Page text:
Scientists at Manomet and the Bigelow Laboratory are using “eDNA” to track the quahog population at Robinhood Cove.
GEORGETOWN, Maine – It’s no secret that the Gulf of Maine has warmed in recent years. While increasing temperature is a concern for some ocean species like lobster, it is a more suitable environment for others, like clams.
The hard-shell clam can be found along the east coast, but Manomet director of fisheries Marissa McMahan said the clams could thrive and spawn in Maine.
In 2018, Manomet and the City of Georgetown’s Shellfish Conservation Committee brought 50,000 adult clams to Robinhood Cove in hopes of creating a self-sustaining population.
On Tuesday it was time to use the environment or “eDNA” to check and see if there was an abundance of the species and if spawning had taken place.
“If this technology can actually tell us about shellfish spawning events, then it’s something we can use in coastal scale shellfish management and conservation,” McMahan said.
In partnership with the University of Maine and the Bigelow Laboratory for Ocean Sciences, scientists collected water samples at various depths around the creek.
Principal researcher at Bigelow, Pete Countway, said the test they performed is similar to a COVID-19 test.
“We basically do PCR on the ocean,” he added. “and that will give us an estimate of Quahog’s DNA in seawater.”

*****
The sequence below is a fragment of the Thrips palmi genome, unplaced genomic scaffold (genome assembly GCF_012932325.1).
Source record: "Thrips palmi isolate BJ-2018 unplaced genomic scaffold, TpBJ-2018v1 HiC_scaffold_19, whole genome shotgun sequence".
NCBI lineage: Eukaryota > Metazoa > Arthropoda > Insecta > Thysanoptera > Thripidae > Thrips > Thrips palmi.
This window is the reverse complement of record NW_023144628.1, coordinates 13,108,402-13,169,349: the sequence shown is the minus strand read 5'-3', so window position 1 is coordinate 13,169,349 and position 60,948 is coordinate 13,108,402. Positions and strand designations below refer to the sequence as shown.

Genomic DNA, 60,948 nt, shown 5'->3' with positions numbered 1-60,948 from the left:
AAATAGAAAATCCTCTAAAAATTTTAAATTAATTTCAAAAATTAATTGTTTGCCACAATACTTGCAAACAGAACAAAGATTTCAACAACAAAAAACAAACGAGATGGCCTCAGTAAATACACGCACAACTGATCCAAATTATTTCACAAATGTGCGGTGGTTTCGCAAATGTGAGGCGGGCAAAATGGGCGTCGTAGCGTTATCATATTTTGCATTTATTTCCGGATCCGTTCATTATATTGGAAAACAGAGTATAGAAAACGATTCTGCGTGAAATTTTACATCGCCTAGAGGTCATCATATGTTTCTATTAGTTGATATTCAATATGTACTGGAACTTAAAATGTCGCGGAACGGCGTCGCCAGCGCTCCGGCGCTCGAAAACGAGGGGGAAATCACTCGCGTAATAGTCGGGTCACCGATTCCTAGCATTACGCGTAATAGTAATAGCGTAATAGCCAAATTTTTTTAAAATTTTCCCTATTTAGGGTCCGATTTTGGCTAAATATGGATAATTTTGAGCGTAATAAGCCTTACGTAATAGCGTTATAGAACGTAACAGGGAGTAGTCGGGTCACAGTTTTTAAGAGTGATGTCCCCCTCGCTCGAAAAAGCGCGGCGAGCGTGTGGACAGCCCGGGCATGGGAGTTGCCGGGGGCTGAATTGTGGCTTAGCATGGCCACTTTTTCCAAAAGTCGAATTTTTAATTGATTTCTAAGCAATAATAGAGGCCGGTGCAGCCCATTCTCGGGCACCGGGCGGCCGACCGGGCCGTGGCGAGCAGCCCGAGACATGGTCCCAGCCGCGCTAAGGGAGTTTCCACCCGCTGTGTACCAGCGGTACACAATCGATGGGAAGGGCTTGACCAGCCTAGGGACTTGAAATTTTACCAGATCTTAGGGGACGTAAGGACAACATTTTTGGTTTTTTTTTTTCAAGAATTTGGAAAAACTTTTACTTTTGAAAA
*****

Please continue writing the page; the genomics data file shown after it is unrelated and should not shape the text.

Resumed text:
When Countway and McMahan took their water samples, they collected DNA from all aquatic plants, animals and microbes. The technology they used can isolate the individual genes of the quahog.
Sample results will take a few weeks, Countway added. This is the first time that this type of technology has been used, but after a few more projects, the results could be analyzed 24 hours after the sample was taken.
The other benefit of “eDNA” is that this practice can help conservationists, scientists and fishermen manage shellfish populations statewide. The potential increase in quahog can also give aquaculturists another crop to raise and sell.
“It’s great for culinary purposes and in Maine restaurants as well,” McMahan said. “We are finding that some of these species are actually things that fishermen could diversify into and make a living from.”
The Gulf of Maine is warming faster than 99% of the rest of the world’s oceans, McMahan added, so adaptation is vital for the seafood industry.